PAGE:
The present invention may be used in many applications that require the user to carry a load on his or her back in addition to a waist-encircling belt, harness or vest that may be supporting other equipment. The present invention has many military, sports and recreational applications. For example, the present invention may be used by infantry personnel who must be able to quickly separate themselves from their backpacks but without losing any equipment attached to their belts, harnesses or vests. Such equipment might include ammunition clips, grenades, canteens, first aid supplies, side-arms, bayonets, etc. Typical situations that require infantry personnel to quickly jettison their backpack and frame include enemy ambush, hand-to-hand combat, river or stream crossings and facilitation of escape and evasion maneuvers when being pursued by enemy ground units. The present invention may also be used with SCUBA equipment thereby allowing divers to quickly separate themselves from their oxygen tanks in an emergency situation.

While the present invention has been particularly described, in conjunction with a specific preferred embodiment, it is evident that many alternatives, modifications and variations will be apparent to those skilled in the art in light of the foregoing description. It is therefore contemplated that the appended claims will embrace any such alternatives, modifications and variations as falling within the true scope and spirit of the present invention.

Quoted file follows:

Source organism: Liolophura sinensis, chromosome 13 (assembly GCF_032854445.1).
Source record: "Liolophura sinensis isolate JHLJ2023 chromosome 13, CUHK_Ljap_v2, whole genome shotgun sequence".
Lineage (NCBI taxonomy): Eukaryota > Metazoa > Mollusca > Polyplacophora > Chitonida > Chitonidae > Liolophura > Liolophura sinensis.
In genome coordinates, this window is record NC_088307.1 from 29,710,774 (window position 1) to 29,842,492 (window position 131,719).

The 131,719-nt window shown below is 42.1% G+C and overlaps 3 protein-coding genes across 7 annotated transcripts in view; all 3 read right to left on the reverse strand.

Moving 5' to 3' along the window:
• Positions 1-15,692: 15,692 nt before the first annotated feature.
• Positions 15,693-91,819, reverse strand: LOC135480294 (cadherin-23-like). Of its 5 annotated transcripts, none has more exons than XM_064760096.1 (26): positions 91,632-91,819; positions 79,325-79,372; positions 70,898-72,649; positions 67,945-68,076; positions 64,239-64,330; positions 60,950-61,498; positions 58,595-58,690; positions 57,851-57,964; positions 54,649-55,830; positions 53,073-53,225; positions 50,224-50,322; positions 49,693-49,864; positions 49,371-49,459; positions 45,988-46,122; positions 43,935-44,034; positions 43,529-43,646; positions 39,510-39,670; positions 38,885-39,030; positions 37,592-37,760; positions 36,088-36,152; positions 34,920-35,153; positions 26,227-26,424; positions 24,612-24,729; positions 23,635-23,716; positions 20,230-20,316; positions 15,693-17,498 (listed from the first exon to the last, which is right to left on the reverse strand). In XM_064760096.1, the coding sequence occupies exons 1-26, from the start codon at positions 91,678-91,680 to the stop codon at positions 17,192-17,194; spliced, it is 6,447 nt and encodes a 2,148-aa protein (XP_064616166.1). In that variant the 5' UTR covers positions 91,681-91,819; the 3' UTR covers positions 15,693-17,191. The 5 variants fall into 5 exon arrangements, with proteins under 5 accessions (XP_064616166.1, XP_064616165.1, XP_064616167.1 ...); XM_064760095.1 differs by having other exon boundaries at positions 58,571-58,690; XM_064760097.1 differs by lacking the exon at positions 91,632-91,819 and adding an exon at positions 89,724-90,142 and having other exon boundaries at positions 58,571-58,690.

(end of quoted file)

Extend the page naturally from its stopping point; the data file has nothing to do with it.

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Referenced by
Citing PatentFiling datePublication dateApplicantTitle
US6290111 *Feb 11, 1997Sep 18, 2001Interspiro AbHarness
US6626342Jun 7, 2000Sep 30, 2003Dana W. GleasonBackpack having a modular frame
US7266850Nov 24, 2004Sep 11, 2007Diamondback Tactical, LlpSide armor protection
US7490358Aug 11, 2005Feb 17, 2009Diamondback Tactical L.L.L.P.Back armor
US8157138 *Feb 16, 2007Apr 17, 2012Tatonka GmbH Qualitätsausrüstung für FreizeitaktiveCarrying system for rucksacks
US8459518Sep 2, 2008Jun 11, 2013Steven DemskyBackpacks configured to utilize safety harnesses
US20130240588 *Apr 30, 2013Sep 19, 2013Ehmke Manufacturing, Inc.Quick-Release Weight Distribution and Connection System
EP1516556A1 *Sep 22, 2004Mar 23, 2005FenzyQuick release assembly for securing a back plate to a waist belt
WO2000074517A1 *Jun 7, 2000Dec 14, 2000Dana W GleasonBackpack having a modular frame
Classifications
U.S. Classification224/634, 224/665
International ClassificationA45F5/00, A45F3/08
Cooperative ClassificationA45F3/08, A45F5/00
European ClassificationA45F3/08, A45F5/00
Legal Events
DateCodeEventDescription
Nov 2, 2010FPExpired due to failure to pay maintenance fee
Effective date: 20100915
Sep 15, 2010LAPSLapse for failure to pay maintenance fees
Apr 19, 2010REMIMaintenance fee reminder mailed
Dec 1, 2005FPAYFee payment
Year of fee payment: 8
Jan 16, 2002FPAYFee payment
Year of fee payment: 4
Oct 14, 1997ASAssignment
Owner name: ARMY, UNITED STATES OF AMERICA AS REPRESENTED BY T
Free format text: ASSIGNMENT OF ASSIGNORS INTEREST;ASSIGNOR:KIRK, JOHN;REEL/FRAME:008856/0863
Effective date: 19970916